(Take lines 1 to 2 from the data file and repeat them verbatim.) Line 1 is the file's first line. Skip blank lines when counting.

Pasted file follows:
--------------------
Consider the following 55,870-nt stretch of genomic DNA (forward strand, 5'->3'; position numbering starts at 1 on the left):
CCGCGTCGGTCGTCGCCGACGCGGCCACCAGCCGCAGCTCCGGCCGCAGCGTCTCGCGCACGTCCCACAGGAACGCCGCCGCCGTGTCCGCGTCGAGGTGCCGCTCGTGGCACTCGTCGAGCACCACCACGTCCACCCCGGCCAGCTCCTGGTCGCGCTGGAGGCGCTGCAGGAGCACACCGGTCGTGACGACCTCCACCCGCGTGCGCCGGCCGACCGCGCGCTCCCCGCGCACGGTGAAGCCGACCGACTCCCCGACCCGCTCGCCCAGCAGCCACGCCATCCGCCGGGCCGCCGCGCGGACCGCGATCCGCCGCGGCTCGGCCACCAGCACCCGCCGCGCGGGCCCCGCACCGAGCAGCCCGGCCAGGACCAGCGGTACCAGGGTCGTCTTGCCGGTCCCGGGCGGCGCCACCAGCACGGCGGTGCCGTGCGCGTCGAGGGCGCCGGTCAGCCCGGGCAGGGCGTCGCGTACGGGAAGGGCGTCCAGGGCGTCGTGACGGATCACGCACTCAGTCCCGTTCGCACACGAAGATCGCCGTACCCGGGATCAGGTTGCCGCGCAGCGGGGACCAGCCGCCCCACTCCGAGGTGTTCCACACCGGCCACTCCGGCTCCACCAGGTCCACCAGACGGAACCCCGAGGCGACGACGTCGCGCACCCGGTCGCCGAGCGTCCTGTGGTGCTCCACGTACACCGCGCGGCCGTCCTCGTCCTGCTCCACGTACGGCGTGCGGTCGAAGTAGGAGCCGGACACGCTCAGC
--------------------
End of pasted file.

Consider the following 55,870-nt stretch of genomic DNA (forward strand, 5'->3'; position numbering starts at 1 on the left):
CCGCGTCGGTCGTCGCCGACGCGGCCACCAGCCGCAGCTCCGGCCGCAGCGTCTCGCGCACGTCCCACAGGAACGCCGCCGCCGTGTCCGCGTCGAGGTGCCGCTCGTGGCACTCGTCGAGCACCACCACGTCCACCCCGGCCAGCTCCTGGTCGCGCTGGAGGCGCTGCAGGAGCACACCGGTCGTGACGACCTCCACCCGCGTGCGCCGGCCGACCGCGCGCTCCCCGCGCACGGTGAAGCCGACCGACTCCCCGACCCGCTCGCCCAGCAGCCACGCCATCCGCCGGGCCGCCGCGCGGACCGCGATCCGCCGCGGCTCGGCCACCAGCACCCGCCGCGCGGGCCCCGCACCGAGCAGCCCGGCCAGGACCAGCGGTACCAGGGTCGTCTTGCCGGTCCCGGGCGGCGCCACCAGCACGGCGGTGCCGTGCGCGTCGAGGGCGCCGGTCAGCCCGGGCAGGGCGTCGCGTACGGGAAGGGCGTCCAGGGCGTCGTGACGGATCACGCACTCAGTCCCGTTCGCACACGAAGATCGCCGTACCCGGGATCAGGTTGCCGCGCAGCGGGGACCAGCCGCCCCACTCCGAGGTGTTCCACACCGGCCACTCCGGCTCCACCAGGTCCACCAGACGGAACCCCGAGGCGACGACGTCGCGCACCCGGTCGCCGAGCGTCCTGTGGTGCTCCACGTACACCGCGCGGCCGTCCTCGTCCTGCTCCACGTACGGCGTGCGGTCGAAGTAGGAGCCGGACACGCTCAGC